Aug 21, 2019

March for Our Lives launches gun control plan to spur 2020 youth vote

David Hogg speaks onstage at March For Our Lives in 2018. Photo: Kevin Mazur/Getty Images for March For Our Lives

March for Our Lives, started by student activists who survived the 2018 mass shooting in Parkland, Fla., launched a massive gun control plan Wednesday aimed at kicking off a youth voting surge in 2020.

Why it matters: It was the influential group's first public action since the recent mass shootings in El Paso and Dayton.

The big picture: The sweeping proposal, branded as its "Peace Plan," attempts to push the national conversation on addressing gun violence further than "red flag" laws or universal background checks, which are both solutions that have been mentioned by the White House and congressional leaders.

Highlights from the proposal:

  • Raise the age to buy a gun from 18 to 21.
  • Create a national licensing and gun registry that would include in-person interviews and a 10-day wait before gun purchases are approved.
  • Ban assault weapons and high-capacity magazines.
  • Implement a mandatory gun buyback program.
  • Install a "national director of gun violence prevention" who would report directly to the president.
  • Create a "Safety Corps," similar to the Peace Corps, for gun violence prevention.
  • Create community-based programs for suicide prevention, domestic violence and urban violence.

What they're saying: David Hogg, one of the biggest names from the March for Our Lives movement, tweeted: "We know this seems ambitious given Washington's apathy to decades of bloodshed in our schools, neighborhoods, and even our houses of worship."

  • He added, "Policymakers have failed, so survivors are stepping up. The #PeacePlan is written by the generation that's only ever known lockdown drills. But we WILL be the last."
  • Former Texas Rep. Beto O'Rourke became the first 2020 Democratic presidential candidate to endorse the plan, calling on "everyone else in this race to do the same."

Reality check: Talks between the Trump administration and Congress about acting on gun control solutions have slowed in recent days.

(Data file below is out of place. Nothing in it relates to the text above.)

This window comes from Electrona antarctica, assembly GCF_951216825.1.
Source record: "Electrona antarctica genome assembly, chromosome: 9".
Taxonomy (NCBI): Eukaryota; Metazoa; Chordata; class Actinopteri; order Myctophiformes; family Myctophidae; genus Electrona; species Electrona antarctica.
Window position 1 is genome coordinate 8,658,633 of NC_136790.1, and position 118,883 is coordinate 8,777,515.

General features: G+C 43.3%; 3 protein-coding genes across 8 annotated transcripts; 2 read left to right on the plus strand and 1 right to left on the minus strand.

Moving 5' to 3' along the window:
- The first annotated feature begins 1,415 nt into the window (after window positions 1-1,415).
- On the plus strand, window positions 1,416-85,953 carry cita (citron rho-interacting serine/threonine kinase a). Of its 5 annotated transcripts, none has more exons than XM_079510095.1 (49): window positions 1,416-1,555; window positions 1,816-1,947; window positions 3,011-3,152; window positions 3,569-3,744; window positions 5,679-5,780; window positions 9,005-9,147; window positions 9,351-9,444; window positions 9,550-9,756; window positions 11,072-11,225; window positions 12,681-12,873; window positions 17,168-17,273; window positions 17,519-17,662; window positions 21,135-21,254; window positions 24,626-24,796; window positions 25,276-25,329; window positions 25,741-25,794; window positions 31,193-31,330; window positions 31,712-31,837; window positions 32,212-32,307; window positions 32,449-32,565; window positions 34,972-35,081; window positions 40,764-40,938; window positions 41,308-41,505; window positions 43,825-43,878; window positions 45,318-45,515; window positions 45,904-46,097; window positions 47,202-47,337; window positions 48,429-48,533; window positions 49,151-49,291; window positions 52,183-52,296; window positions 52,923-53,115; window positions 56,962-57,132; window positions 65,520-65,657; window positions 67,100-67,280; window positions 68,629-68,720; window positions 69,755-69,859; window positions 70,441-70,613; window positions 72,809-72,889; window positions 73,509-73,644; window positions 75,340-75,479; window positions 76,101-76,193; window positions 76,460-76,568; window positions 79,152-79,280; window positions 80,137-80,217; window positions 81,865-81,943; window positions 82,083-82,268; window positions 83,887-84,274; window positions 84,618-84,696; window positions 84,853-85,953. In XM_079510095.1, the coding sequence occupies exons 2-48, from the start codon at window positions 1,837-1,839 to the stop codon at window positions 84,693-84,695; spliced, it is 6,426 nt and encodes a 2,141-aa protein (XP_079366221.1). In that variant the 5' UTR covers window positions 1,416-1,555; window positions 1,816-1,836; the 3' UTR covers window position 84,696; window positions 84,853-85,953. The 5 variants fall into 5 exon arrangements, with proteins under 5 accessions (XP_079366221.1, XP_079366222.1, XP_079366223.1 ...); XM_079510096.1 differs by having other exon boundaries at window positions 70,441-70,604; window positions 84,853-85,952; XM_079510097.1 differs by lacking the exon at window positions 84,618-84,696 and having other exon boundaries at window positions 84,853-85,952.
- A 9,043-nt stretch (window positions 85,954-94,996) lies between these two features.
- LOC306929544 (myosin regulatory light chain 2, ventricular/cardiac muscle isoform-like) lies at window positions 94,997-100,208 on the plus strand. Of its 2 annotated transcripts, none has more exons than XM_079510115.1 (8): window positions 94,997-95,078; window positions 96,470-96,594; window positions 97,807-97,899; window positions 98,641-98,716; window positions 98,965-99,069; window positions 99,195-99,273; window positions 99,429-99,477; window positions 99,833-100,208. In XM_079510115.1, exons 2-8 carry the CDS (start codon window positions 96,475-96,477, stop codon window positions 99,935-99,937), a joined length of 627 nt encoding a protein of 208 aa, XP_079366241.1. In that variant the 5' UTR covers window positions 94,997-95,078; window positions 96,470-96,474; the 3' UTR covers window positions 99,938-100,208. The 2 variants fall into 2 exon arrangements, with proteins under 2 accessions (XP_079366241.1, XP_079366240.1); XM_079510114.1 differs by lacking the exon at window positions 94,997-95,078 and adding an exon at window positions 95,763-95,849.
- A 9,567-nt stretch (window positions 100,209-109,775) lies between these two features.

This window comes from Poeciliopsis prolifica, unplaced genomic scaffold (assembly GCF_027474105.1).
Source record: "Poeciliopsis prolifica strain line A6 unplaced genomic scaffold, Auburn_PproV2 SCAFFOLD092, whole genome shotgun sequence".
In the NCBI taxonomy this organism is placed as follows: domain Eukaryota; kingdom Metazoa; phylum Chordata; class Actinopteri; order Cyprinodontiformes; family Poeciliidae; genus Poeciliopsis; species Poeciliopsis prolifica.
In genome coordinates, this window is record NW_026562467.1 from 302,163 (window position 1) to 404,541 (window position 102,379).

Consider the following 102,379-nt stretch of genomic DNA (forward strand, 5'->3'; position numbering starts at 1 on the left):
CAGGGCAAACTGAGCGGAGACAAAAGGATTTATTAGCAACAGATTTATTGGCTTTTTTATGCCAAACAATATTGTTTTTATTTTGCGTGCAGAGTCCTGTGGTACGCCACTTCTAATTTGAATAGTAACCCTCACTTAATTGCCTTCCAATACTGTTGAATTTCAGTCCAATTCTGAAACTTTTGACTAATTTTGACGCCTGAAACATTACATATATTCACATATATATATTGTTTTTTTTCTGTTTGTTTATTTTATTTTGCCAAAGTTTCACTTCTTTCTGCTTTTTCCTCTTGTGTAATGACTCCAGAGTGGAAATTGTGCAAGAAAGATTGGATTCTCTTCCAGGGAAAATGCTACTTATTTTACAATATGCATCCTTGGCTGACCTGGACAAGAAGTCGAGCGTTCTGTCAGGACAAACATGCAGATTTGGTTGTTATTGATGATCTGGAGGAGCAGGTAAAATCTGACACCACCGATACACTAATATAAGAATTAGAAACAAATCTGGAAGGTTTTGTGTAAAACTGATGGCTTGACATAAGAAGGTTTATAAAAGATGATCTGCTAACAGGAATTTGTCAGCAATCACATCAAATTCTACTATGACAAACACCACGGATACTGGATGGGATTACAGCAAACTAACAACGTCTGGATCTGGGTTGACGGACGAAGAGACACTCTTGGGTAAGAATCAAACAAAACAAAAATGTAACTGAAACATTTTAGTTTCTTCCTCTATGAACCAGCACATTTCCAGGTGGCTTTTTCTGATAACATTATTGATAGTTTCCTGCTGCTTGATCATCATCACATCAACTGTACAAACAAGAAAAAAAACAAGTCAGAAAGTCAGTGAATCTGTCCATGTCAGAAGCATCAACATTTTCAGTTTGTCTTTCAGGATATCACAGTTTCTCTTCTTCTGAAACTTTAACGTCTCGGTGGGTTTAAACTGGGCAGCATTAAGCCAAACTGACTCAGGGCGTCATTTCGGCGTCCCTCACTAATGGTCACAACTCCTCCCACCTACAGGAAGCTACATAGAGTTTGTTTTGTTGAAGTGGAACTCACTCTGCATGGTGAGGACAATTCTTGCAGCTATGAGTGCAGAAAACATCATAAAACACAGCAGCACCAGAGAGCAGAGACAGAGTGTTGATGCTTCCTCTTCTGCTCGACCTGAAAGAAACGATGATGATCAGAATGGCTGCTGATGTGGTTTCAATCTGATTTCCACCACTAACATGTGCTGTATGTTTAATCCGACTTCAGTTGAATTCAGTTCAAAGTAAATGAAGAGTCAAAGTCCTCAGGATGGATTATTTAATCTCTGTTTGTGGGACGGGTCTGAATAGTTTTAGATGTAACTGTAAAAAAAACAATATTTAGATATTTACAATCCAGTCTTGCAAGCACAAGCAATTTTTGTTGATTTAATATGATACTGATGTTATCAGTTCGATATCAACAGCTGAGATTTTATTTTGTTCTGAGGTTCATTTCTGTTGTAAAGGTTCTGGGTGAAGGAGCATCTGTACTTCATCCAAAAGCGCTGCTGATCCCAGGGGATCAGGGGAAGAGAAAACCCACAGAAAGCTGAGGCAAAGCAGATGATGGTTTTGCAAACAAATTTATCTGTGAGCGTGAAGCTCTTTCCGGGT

Go deeper: Where 2020 Democrats stand on gun control

Go deeper

After Texas shootings, 2020 Democrats push for gun control measures

Democratic presidential candidate Beto O’Rourke speaks during the 2020 Public Service Forum hosted in Las Vegas. Photo: Ethan Miller/Getty Images

Democratic presidential candidates joined fellow 2020 hopeful Beto O’Rourke in speaking of the need for gun control on Saturday following a second mass shooting in Texas in August.

"Don’t know what the motivation is, do not yet know the firearms that were used or how they acquired them, but we do know this is f**ked up. We do know that this has to stop in this country. There is no reason that we have to accept this as our fortune, as our future, as our fate, and yet functionally right now we have. ... To have a Congress that will not ... even pass universal background checks or close those loopholes that allow people to buy a firearm when they should not be able to."
— Former Texas congressman Beto O'Rourke at an event in Fairfax Station, Virginia
Go deeperArrowUpdated Sep 1, 2019

Democrats step up pressure for Republicans to act on gun control

House Judiciary Committee Rep. Jerry Nadler speaks to members of the press. Photo: Stephanie Keith/Getty Images

Democrats increased pressure on Republicans Tuesday to act on gun control, advancing new measures and sending a letter to Sen. Mitch McConnell. But McConnell made clear after meeting with President Trump on the issue that the decision rests with Trump, ABC News reports.

Why it matters: Gun violence has become a hot-button issue after August's mass shootings in El Paso, Dayton and the West Texas sister cities of Odessa and Midland. Per Reuters, there's a coordinated Democratic strategy to press McConnell to allow a vote on gun control bills.

Go deeperArrowSep 11, 2019

Beto O'Rourke's plan to turn voters into gun safety activists

Beto O'Rourke at a march protesting gun violence in El Paso, Aug. 4. Photo: Michael Robinson Chavez/The Washington Post via Getty Images

Beto O'Rourke is organizing a 5-state campaign "to activate the country’s next wave of gun safety advocates" ahead of the Giffords/March for Our Lives presidential forum on Oct. 2, Axios has learned.

Why it matters: After the Aug. 3 El Paso shooting that killed 22, O'Rourke has made gun violence his campaign's top priority — and that's one way to differentiate himself from the rest of the field and paint a clearer picture to voters of why he's running.

Go deeperArrowSep 18, 2019